Our shipments keep getting later and later. We were supposed to get our shipments sooner than this but we have ended up getting them next week. The first shipment has a lot of my sister’s and my stuffed animals, mom’s crockpot and school supplies. The shipments are so late we have not even started school yet!

Well gotta go. I’ll write soon!



Getting Settled In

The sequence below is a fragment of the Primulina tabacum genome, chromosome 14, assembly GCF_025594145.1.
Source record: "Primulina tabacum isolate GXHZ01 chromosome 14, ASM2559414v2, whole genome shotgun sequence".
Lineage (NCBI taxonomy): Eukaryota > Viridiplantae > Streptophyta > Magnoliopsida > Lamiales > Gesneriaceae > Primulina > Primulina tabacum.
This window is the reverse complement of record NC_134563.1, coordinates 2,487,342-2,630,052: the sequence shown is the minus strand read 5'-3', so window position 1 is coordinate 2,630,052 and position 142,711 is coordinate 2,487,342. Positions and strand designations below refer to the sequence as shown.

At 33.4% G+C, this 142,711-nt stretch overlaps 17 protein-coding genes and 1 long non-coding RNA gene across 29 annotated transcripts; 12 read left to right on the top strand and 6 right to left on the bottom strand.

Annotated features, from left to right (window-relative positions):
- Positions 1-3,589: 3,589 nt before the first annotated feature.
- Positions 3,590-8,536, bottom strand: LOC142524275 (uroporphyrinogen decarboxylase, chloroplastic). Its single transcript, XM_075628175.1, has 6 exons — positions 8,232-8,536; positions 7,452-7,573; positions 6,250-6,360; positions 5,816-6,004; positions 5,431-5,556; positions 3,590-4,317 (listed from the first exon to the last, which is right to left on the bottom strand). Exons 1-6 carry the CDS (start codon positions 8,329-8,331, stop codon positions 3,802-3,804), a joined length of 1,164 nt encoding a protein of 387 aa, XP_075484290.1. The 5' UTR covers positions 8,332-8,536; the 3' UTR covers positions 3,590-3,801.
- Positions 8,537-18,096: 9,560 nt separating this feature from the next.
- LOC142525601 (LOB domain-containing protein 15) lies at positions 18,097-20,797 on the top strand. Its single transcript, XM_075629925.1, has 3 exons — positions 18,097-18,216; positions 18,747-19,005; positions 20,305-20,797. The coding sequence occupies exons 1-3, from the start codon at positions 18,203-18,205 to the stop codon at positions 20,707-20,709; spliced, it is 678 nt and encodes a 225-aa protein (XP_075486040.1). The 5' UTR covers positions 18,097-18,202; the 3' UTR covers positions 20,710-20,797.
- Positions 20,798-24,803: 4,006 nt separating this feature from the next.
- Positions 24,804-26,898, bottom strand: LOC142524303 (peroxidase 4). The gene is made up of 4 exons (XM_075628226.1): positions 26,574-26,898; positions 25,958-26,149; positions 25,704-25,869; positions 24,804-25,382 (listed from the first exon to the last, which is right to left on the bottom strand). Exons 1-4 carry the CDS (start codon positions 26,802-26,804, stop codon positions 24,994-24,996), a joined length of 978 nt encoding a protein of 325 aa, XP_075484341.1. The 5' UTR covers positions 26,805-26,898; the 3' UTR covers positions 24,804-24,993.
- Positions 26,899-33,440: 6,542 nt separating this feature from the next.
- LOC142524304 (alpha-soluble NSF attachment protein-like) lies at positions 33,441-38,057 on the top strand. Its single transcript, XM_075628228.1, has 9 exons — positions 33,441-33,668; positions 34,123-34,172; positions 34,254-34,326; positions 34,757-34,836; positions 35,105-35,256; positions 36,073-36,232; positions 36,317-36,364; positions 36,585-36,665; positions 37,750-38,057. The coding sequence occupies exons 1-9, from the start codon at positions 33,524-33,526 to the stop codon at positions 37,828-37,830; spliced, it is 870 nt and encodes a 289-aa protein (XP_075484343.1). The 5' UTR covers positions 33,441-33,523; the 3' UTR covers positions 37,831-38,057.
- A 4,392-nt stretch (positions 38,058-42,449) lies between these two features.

Wow! Already, it’s been almost two weeks since we arrived in Shangai! We would have posted sooner, but China is now blocking wordpress, and we had to wait to get a VPN, an internet service that lets us see blocked sites. Dad finally was able to get it set up, so we can now post.  The morning we left seems like ages ago. We got picked up in a limo. That’s right, a limo. We needed a big car, since each of us had two suitcases, but we thought it would be maybe a mini-van. The flight was long, and pretty uneventful. The flight to Detroit was pretty short. The flight to Shangai was not. 15 hours in a plane. There were DVD players on the backs of the seats with lots of movies to choose from. I watched 5. I couldn’t get comfortable, and get to sleep, and it was dark, so I just watched movies. Once we got to the Shangai airport, the adventure really started. The Chinese don’t seem to know the meaning of personal space. They’ll brush up against up, and it won’t be a big deal. And I like my personal space!! We were really jetlag, it was kind of weird, because Shangai is 13 hours ahead, so it was almost like we went from day to night, then to night again. Try to get your mind around that one! It was night when we got the hotel, and we went to bed, but even though we didn’t get much sleep on the plane, we were up at 3 am with jetlag.